Here's what I knew before: Many of these churches were Christian (in the wide sense of the term), and endured for a thousand years in territory unfriendly to Christ today. That said, very, very few of them would/could be in altar and pulpit fellowship with my home, The Lutheran Church--Missouri Synod. Martin Luther himself would be uncomfortable with their (in)complete confession of the person and work of Jesus Christ, and so would C. F. W. Walther.

I am NOT saying that these folks weren't Christian. They are/were more "Christian" than the "Gnostics" who tried pass themselves and their teachings off as Christianity. I will assert with the ancient fathers (and some modern scholars) that many, many of these bishops, pastors, leaders, writers, and lay Christians were too heavily influenced by Nestorianism (both Nestorius and his followers who even went beyond the teachings of their erring teacher) and not influenced enough by the Old Testament and New Testament witness.

Jenkins is to be commended for bringing this "lost history" to light. I do not know his Church affiliation, nor exactly how or if his personal beliefs color this book, but I need to take a moment to offer a note of concern. His work here describes the muddled beliefs of those he writes about as a "golden age." I simply cannot agree. Numbers do not guarantee orthodox Bible teaching.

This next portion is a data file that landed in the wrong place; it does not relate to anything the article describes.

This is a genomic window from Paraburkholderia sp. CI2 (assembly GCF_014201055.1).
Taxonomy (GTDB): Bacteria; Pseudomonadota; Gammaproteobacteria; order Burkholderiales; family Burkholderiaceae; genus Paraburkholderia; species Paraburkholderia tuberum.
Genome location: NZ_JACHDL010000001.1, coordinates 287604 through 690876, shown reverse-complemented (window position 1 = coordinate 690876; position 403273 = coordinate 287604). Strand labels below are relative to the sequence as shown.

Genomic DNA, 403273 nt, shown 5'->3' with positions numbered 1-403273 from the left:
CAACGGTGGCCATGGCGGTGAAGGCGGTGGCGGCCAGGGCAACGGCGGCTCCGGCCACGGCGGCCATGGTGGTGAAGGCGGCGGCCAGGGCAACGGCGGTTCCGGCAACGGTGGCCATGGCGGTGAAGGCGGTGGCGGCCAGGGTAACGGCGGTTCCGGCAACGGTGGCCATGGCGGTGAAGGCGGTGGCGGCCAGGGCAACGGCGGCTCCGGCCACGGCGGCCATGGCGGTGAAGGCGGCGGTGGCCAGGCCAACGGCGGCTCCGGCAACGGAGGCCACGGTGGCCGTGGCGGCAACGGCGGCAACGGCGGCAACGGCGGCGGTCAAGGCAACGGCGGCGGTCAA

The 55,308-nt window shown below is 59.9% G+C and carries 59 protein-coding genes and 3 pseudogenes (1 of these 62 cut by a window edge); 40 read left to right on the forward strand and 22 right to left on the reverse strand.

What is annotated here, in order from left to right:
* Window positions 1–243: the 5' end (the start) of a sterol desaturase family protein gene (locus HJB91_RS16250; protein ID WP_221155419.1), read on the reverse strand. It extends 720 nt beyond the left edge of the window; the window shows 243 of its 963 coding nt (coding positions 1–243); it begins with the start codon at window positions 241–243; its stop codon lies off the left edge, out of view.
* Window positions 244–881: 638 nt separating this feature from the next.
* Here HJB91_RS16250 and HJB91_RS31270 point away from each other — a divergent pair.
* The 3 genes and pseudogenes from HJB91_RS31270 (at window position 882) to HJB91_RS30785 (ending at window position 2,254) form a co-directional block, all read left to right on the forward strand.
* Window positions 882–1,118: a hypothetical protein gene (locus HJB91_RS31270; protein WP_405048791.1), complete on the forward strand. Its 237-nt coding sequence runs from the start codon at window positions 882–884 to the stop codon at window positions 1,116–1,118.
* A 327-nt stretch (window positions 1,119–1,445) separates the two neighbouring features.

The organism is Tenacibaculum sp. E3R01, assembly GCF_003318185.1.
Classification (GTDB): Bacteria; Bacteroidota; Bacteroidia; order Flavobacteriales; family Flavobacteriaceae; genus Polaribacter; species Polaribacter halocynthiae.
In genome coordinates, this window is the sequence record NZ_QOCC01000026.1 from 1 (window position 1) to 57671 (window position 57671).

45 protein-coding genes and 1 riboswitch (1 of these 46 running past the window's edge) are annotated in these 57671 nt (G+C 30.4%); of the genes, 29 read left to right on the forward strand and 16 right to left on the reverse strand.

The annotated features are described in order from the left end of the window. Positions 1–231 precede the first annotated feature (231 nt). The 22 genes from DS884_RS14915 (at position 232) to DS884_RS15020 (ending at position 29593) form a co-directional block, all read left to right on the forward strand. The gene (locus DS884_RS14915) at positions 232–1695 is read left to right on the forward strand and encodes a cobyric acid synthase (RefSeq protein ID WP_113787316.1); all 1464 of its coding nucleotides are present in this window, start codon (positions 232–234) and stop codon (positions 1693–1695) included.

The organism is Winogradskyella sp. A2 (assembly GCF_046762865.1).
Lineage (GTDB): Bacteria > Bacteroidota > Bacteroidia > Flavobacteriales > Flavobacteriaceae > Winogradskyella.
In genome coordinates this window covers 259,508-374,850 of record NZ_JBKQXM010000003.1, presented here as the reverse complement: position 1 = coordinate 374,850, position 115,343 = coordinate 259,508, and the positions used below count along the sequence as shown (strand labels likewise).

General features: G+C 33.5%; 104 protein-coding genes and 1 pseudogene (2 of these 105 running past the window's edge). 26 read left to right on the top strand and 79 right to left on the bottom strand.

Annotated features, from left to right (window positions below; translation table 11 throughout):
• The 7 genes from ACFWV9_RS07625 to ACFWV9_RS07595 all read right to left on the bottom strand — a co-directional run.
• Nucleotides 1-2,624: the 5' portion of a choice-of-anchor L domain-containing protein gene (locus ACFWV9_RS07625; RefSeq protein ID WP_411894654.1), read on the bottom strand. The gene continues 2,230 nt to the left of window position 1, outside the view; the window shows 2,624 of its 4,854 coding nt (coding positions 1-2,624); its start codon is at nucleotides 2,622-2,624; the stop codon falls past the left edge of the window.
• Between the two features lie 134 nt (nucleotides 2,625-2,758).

Yet, this is a "Christian" history in the wide sense. No, these folks are/were not pagans, Hindus, nor Muslims. Their beliefs are part Christian and part....contrary to Scripture. They are/were not totally orthodox Christians. In the light of history, I will mourn the loss of believers, congregations, servants of the Word and also the loss of entire continents to other world religions. Yet, our Lord works in mysterious ways. I will rejoice that a more pure Word (and remnant of believers) was preserved in the West for the sake of "all nations," including the peoples of the Middle East, Africa, and Asia.

I will also briefly mention my objection to the author's faddish mention of "climate change" (135) and this: "From the tenth century onward, many prospective converts were attracted by the example of Muslim saints and sages, whose charismatic powers recalled those of earlier Christian saints. Nothing in Muslim scriptures makes the faith of Islam more or less likely to engage in persecution or forcible conversion than any other world religion" (31). I disagree with the author on the basis of just the first two suras of the Koran!

So, where does this leave us with Jenkins and The Lost History of Christianity? Here's my recommendation: